National Marquette poll shows public support for U.S. Supreme Court

National Marquette poll shows public support for U.S. Supreme Court

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A new national Marquette Law Poll shows Americans trust the U.S. Supreme Court far more than the two other branches of government and don’t view it as an extremely partisan institution.

The poll, conducted Sept. 3-13 and released Monday, also shows Americans largely reject the idea of increasing the number of justices on the Supreme Court and support term limits for the justices. Pollsters interviewed 1,423 adults nationwide with a margin of error of plus or minus 3.6 percentage points.

The figures showing general public support for the American judiciary come as the U.S. Supreme Court has increasingly been inserted into the fraught, high-profile political battles of the Trump era.

In recent years, Americans have witnessed the Republican U.S. Senate Majority Leader, Mitch McConnell, decline to take up former President Barack Obama’s nomination of Merrick Garland to the high court. They’ve also seen the highly contentious nomination battle surrounding Justice Brett Kavanaugh, who was accused by a California professor of sexual assault while the two were in high school.

Seventy-three percent of respondents said McConnell’s decision not to hold hearings for Garland was wrong, a position held by most Republicans and Democrats.

As the nation’s high court has seen the confirmation of two of Republican President Donald Trump’s picks, Democrats have called for increasing the number of justices to thwart the perceived conservative lean of the court. But 57% of respondents opposed or strongly opposed such a measure, with most Republicans opposing the idea and Democrats evenly split on the issue.

A vast majority of the respondents, 72%, said they favor term limits for Supreme Court justices, who currently have lifetime appointments.

Despite the politics surrounding the U.S. Supreme Court, the high court and judicial branch garner the highest level of trust among Americans. Fifty-seven percent of respondents said they trust the Supreme Court the most out of the branches of federal government. Twenty-two percent say they trust Congress the most, while 21% trust the presidency the most.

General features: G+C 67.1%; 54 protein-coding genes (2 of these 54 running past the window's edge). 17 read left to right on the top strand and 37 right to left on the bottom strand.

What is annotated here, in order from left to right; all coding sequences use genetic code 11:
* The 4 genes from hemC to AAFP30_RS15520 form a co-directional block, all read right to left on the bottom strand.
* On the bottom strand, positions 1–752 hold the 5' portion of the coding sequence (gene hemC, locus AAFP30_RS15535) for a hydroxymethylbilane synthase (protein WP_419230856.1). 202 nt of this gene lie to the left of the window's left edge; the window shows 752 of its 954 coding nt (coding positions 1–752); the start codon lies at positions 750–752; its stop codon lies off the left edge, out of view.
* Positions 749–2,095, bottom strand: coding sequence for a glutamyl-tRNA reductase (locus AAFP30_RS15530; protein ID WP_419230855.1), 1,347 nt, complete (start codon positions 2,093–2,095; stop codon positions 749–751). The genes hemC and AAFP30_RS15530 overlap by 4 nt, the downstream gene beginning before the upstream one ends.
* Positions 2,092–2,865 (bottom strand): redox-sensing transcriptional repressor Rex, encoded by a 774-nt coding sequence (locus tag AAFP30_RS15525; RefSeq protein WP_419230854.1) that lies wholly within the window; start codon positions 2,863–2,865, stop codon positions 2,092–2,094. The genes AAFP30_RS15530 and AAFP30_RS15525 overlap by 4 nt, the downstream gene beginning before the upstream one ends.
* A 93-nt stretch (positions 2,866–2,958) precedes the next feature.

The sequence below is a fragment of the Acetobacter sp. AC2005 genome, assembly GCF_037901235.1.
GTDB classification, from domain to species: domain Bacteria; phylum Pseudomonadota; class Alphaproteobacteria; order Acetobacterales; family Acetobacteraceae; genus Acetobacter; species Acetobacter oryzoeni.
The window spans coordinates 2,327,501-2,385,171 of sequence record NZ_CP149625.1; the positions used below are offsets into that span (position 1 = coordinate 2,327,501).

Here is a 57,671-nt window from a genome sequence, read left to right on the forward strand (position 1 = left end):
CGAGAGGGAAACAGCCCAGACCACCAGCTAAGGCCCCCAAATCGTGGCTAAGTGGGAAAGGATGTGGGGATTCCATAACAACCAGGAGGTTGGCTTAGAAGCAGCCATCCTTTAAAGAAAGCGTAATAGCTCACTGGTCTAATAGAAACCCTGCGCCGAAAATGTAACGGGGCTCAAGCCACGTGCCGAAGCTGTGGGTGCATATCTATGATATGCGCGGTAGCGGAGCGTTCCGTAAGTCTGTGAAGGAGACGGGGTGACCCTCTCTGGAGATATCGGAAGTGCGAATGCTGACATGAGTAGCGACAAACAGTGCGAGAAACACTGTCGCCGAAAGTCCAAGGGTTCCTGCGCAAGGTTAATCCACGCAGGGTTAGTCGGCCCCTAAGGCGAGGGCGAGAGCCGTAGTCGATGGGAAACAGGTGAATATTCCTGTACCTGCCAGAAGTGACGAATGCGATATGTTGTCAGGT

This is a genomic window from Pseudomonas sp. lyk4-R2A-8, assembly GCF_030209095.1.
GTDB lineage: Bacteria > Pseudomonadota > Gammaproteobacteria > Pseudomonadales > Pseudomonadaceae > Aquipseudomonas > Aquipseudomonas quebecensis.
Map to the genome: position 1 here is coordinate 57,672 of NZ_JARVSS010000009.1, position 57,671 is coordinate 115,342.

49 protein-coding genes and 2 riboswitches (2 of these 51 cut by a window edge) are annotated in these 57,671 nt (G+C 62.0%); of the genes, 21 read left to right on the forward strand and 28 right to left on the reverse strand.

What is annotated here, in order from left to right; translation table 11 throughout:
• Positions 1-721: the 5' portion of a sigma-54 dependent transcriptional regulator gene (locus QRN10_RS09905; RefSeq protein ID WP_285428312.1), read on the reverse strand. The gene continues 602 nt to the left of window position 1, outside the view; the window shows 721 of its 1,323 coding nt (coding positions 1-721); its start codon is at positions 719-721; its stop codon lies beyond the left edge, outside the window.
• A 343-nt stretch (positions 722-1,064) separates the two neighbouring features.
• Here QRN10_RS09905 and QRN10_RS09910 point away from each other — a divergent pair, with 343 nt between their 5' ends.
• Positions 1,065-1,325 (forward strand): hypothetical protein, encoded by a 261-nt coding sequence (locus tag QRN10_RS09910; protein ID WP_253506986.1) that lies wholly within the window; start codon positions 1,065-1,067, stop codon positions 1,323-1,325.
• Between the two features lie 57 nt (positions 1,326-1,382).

Fifty-four percent of Republicans have high confidence in the court, while 34% of Democrats do.

The poll shows most Americans don’t view the U.S. Supreme Court as highly partisan, with 50% of respondents describing the court as “moderate,” 33% describing it as “conservative” and 9% as “liberal.”

Most Republicans, 54%, view the court as moderate, while the plurality of Democrats, 42%, think the court is conservative.

Opinions of past cases

The poll shows Americans largely support major U.S. Supreme Court rulings in recent years — establishing a constitutional right for same-sex couples to marry, and affirming that the Second Amendment protects a person’s right to bear arms unconnected with their service in a militia.

Fifty-six percent of respondents favor or strongly favor the same-sex marriage ruling, while 36% are opposed.

Sixty-seven percent of Americans support the Second Amendment ruling, while 24% are opposed.

Support, however, is mixed for the court’s decision this year that federal courts lack the authority to rule on cases involving political maps that favor one political party over another.

The poll shows opposition to the court’s 2010 Citizens United ruling, which allows corporations and unions to spend unlimited amounts of money to support or oppose political candidates. Seventy-five percent of respondents were opposed to that ruling in some form, while just 14% were in support.

Opinions of potential cases

Sixty-one percent of those surveyed oppose overturning Roe v. Wade, the court’s landmark ruling in 1973 protecting a woman’s right to have an abortion without excessive government restriction.

Fifty-two percent of Americans say they would oppose a possible U.S. Supreme Court ruling striking down the Affordable Care Act, Obama’s signature health care initiative, while 38% would support such a ruling.

Meanwhile, 53% of Americans would oppose a ruling deciding that a ban on semi-automatic rifles is unconstitutional.

Sixty-one percent of those surveyed say they would favor a ruling deciding that laws prohibiting employment discrimination on the basis of sex also apply to discrimination based on sexual orientation or gender identity; and 57% would oppose a ruling allowing business owners to refuse service to gay customers for religious reasons.

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